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BIO 11 Diversity of Living Things
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  1. BIO 11 Diversity of Living Things p.326 Biology 11

  2. Taxonomy • Taxonomy: science of classifying organisms • Why bother classifying? • To identify organisms • To show how organisms are related

  3. Once upon a time…. • Aristotle’s classification system: Plant or Animal • p. 327 “Try This Activity”

  4. There were some organisms that didn’t seem to fit in either of Aristotle’s categories

  5. Now what? • The invention of the microscope in the 17th century further complicated things. • Microrganisms i.e. bacteria neither plants nor animals • Classification system needed to be improved…

  6. Classification systems continue to evolveas new discoveries are made

  7. p.329 Biology 11 • Currently, all organisms are divided into 6 kingdoms • Using p.329-330, list the 6 kingdoms and give 2 examples of each

  8. The 6 Kingdoms • Eubacteria i.e. bacteria, cyanobacteria • Archaebacteria i.e. methanogens, extreme halophiles • Protista i.e. algae, protozoa • Fungi i.e. mushrooms, yeasts • Plantae i.e. ferns, flowering plants • Animalia i.e. mammals, spiders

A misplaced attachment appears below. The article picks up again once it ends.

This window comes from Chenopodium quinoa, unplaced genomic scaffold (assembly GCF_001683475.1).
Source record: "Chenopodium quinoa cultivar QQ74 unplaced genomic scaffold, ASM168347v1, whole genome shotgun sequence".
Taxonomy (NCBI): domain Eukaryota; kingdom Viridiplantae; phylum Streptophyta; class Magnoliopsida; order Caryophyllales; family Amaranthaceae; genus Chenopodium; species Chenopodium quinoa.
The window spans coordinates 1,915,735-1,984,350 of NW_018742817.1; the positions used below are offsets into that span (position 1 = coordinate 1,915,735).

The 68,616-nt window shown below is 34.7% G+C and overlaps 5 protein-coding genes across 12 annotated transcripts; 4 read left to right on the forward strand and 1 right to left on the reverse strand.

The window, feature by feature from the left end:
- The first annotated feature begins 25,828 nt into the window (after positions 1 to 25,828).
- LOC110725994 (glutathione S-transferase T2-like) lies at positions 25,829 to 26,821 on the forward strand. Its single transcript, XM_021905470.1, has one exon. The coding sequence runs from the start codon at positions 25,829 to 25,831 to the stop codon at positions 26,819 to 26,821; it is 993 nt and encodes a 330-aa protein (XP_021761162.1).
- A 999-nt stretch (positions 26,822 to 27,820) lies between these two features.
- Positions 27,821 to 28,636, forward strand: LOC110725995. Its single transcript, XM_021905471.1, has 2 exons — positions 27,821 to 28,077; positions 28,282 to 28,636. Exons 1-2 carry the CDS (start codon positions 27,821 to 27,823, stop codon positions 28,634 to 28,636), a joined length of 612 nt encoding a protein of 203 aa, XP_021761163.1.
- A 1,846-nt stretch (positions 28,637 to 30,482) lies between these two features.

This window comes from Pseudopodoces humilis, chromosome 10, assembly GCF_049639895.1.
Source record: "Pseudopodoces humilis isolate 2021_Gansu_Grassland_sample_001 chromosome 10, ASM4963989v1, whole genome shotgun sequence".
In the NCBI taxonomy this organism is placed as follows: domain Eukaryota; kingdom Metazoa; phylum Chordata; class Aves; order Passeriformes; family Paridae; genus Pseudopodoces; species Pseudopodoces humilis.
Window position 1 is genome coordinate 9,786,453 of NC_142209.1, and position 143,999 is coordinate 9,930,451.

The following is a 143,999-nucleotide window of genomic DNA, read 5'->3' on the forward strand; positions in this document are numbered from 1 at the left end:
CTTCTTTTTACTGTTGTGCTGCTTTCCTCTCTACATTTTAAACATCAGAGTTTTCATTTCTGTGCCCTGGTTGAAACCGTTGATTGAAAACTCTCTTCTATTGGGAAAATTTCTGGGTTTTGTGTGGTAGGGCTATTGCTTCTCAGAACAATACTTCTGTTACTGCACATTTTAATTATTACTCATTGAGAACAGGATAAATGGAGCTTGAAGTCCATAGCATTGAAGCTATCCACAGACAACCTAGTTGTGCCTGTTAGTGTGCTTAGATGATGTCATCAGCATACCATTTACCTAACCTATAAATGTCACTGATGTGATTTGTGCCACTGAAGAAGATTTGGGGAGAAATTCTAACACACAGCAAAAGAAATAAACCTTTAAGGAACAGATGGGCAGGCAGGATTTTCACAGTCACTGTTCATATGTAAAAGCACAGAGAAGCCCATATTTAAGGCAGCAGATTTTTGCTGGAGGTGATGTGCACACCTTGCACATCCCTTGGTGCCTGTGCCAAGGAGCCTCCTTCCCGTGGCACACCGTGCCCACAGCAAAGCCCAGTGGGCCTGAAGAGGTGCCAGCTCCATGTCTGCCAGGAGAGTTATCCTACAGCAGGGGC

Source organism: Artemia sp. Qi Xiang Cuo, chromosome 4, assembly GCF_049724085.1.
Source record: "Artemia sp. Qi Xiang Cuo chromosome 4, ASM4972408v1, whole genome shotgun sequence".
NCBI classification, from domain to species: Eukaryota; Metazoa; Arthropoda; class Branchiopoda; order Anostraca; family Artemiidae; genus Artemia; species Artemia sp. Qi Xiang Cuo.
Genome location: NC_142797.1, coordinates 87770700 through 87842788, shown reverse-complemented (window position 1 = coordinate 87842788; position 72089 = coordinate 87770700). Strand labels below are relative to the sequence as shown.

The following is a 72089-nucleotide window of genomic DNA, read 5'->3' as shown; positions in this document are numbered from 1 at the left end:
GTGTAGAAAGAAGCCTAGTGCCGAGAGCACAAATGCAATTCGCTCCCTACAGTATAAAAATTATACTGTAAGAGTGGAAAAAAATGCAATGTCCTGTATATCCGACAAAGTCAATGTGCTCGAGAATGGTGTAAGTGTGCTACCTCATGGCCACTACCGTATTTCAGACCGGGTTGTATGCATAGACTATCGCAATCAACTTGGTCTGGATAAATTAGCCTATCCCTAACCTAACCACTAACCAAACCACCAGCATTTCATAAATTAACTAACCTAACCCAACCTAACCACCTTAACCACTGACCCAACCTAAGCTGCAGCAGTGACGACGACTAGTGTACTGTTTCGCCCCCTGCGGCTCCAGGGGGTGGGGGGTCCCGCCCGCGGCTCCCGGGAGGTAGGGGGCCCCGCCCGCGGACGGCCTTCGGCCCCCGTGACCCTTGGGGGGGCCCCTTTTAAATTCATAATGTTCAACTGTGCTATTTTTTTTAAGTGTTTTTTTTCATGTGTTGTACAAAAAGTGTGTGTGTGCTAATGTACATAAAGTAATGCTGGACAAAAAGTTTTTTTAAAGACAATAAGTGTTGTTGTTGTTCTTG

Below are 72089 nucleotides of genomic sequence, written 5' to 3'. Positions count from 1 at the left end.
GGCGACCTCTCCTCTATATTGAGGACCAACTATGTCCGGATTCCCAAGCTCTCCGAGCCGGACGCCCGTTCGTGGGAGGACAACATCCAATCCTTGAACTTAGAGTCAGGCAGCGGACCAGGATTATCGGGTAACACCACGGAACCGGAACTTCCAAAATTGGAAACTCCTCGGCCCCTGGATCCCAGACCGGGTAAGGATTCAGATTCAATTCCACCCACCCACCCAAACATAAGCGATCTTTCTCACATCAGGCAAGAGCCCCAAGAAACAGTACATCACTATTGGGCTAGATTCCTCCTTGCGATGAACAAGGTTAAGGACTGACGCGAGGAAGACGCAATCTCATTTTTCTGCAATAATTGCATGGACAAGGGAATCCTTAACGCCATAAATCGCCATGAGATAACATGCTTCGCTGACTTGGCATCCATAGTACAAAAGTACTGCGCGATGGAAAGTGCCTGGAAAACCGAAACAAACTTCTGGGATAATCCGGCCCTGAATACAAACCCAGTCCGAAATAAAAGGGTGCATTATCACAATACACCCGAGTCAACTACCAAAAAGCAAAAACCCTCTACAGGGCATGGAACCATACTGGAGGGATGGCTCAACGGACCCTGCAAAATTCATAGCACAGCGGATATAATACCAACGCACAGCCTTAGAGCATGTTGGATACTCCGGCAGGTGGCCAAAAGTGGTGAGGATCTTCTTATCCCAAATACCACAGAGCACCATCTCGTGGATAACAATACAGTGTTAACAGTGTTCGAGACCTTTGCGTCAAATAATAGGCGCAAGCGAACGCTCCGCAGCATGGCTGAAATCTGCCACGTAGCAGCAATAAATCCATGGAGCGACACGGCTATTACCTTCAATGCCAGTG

9. In the Eukaryota domain, kingdom Protista has the most biological diversity • Biological diversity: variety of living organisms

  10. Levels of Classification • 7 taxa / levels: • Kingdom is the largest taxon and most vast and non-specific • Species is the smallest and most specific taxon • How to remember?

  11. Taxonomic Systems • Carl Linnaeus pioneered current classification system. • More physical and structural features organisms have in common, the more closely related they are • Linnaeus invented binomial nomenclature

  12. Binomial Nomenclature • 2-word scientific naming system that names organisms using format “Genus species”. • Uses Latin words • Genus is capitalized, species is not i.e. Castor canadensis = beaver Felix domesticus = pet cat

  13. Genus: Biological group of species that are closely related • Species: Group of organisms that can reproduce among themselves and produce fertile offspring • i.e. ligers (from cross of lion + tiger) males are sterile; lions and tigers are different species • i.e. mules (from donkey + horse) are sterile; donkeys and horses are different species

  14. Benefits of Binomial Naming System • Why is it useful for people around the world to use the same name for organisms? • Compare the names of: • Grizzly bear = Ursus horribilis • Polar bear = Ursus maritimus • What does it mean that these organisms belong to the same genus?

  15. Assignment • p.334 # 2, 5 • Namus gamus Assignment – due ?

  16. Prokaryote vs Eukaryote • Prokaryote: an organism who does not have a nuclear membrane • Fewer organelles than eukaryotes • Kingdoms: (eu)bacteria, archaebacteria • Eukaryote: an organism who has a nuclear membrane • Kingdoms: protists, fungi, plants, animals